Score: 17 Votes (Like | Disagree)
techwhiz Avatar
77 months ago
No compromised encryption.
Score: 14 Votes (Like | Disagree)
justiny Avatar
77 months ago
Perhaps if lawmakers and government officials would stop being lazy and do their jobs, the need to hack into a mobile device after a tragedy/criminal act wouldn’t become the paramount necessity to conduct a proper investigation.

The level of incompetence is astounding; government information on all levels is leaked out on a daily basis, and they believe the public would trust them to hack into devices while respecting privacy responsibly? What about the devices belonging to victims and witnesses?

The precedence of this is terrifying. Not no, but hell no.
Score: 14 Votes (Like | Disagree)
ArtOfWarfare Avatar
77 months ago
Gun violence issue? Instead of addressing the question of why the person was able to get a gun in the first place, lets spin this as an issue about encryption and privacy.
Score: 11 Votes (Like | Disagree)

Popular Stories

Apple car wheel icon feature yellow

Apple Cancels Electric Car Project

Tuesday February 27, 2024 11:05 am PST by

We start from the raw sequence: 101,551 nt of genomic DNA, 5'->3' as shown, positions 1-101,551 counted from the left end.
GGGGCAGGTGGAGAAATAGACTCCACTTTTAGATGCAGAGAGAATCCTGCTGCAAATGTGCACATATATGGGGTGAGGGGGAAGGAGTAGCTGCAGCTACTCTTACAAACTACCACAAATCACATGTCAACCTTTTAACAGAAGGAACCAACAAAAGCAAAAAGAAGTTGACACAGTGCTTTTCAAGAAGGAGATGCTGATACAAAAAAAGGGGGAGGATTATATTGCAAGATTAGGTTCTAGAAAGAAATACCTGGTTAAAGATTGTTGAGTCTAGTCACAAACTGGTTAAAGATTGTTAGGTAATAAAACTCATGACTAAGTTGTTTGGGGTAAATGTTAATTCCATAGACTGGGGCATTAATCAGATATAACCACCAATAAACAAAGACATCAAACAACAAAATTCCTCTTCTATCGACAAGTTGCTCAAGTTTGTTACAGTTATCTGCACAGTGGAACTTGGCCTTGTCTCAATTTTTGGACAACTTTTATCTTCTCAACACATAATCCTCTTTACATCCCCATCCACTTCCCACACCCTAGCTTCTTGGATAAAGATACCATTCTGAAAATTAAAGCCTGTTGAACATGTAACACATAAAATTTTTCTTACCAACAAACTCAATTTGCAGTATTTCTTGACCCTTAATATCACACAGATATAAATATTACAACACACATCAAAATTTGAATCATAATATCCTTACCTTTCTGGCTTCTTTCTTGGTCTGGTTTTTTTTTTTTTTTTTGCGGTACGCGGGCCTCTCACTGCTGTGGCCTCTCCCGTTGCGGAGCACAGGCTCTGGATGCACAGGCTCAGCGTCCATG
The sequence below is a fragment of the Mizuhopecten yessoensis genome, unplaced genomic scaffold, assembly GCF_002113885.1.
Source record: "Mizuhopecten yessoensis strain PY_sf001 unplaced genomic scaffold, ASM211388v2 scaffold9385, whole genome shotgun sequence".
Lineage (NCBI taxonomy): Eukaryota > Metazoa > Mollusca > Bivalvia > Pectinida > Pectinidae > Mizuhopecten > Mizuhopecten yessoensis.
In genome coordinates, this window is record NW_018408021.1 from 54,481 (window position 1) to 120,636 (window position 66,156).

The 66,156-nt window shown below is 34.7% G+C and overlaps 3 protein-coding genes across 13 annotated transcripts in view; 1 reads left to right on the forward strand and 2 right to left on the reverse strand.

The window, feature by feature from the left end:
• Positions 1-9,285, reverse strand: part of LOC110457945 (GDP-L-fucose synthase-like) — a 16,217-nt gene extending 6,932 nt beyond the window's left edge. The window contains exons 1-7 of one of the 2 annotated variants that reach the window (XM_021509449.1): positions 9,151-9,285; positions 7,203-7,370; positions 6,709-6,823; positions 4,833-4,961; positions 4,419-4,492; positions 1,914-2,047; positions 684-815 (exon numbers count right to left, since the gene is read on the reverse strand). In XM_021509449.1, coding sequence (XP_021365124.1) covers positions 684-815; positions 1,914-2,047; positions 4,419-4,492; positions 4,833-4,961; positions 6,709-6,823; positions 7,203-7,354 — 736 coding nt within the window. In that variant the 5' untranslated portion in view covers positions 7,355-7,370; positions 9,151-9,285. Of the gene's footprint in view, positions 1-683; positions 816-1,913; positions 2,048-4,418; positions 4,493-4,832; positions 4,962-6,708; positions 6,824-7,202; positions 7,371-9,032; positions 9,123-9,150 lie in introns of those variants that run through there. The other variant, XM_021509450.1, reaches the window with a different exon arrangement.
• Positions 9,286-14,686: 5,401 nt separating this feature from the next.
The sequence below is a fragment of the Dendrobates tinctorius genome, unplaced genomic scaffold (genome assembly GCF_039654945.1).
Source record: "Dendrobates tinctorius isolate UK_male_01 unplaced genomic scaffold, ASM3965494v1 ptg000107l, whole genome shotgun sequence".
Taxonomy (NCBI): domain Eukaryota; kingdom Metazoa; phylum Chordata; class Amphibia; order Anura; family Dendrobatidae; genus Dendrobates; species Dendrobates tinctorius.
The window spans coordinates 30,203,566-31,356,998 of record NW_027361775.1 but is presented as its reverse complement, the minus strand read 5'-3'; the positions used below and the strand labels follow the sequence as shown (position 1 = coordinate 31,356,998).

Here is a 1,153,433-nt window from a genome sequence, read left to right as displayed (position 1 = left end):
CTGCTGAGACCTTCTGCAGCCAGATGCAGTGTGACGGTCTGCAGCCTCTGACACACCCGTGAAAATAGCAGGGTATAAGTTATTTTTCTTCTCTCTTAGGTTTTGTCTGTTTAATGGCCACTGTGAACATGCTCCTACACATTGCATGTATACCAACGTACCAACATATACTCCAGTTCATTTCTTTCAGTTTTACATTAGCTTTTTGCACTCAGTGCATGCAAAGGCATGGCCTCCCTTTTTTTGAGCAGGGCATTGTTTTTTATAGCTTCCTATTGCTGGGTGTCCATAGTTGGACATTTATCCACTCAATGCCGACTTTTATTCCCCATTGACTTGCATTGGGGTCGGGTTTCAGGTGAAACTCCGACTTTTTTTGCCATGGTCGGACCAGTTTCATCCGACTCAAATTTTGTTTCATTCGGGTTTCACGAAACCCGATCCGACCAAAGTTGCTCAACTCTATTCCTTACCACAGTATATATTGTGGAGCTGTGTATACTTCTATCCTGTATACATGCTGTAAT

Apple has canceled all plans to release an autonomous, electric vehicle, reports Bloomberg. Apple has been working on an Apple Car for more than a decade and invested millions of dollars into development before deciding it was not a viable project. Apple's Chief Operating Officer Jeff Williams today told approximately 2,000 employees working on the Apple Car that the project was canceled,...
iOS 18 Mock iPhone 16 Feature Gray

iOS 18 Rumored to Be Compatible With These iPhone Models

Tuesday February 27, 2024 6:31 am PST by
iOS 18 will be compatible with the iPhone XR, and thereby also the iPhone XS and iPhone XS Max models with the same A12 Bionic chip, according to a post on X today from a private account with a proven track record of sharing build numbers for upcoming iOS updates. The post was spotted by MacRumors contributor Aaron Perris, and it has since been deleted. However, this was likely because the...
Google maps feaure

Google Maps Finally Rolls Out Glanceable Directions

Wednesday February 28, 2024 2:07 am PST by
After more than a year since announcing the feature, Google Maps is finally rolling out glanceable directions on Android and iOS (via Android Police). The feature allows users to view turn-by-turn directions and a live ETA directly from their device's lock screen – information that was previously only visible when a phone was unlocked. Glanceable directions also work on the app's route...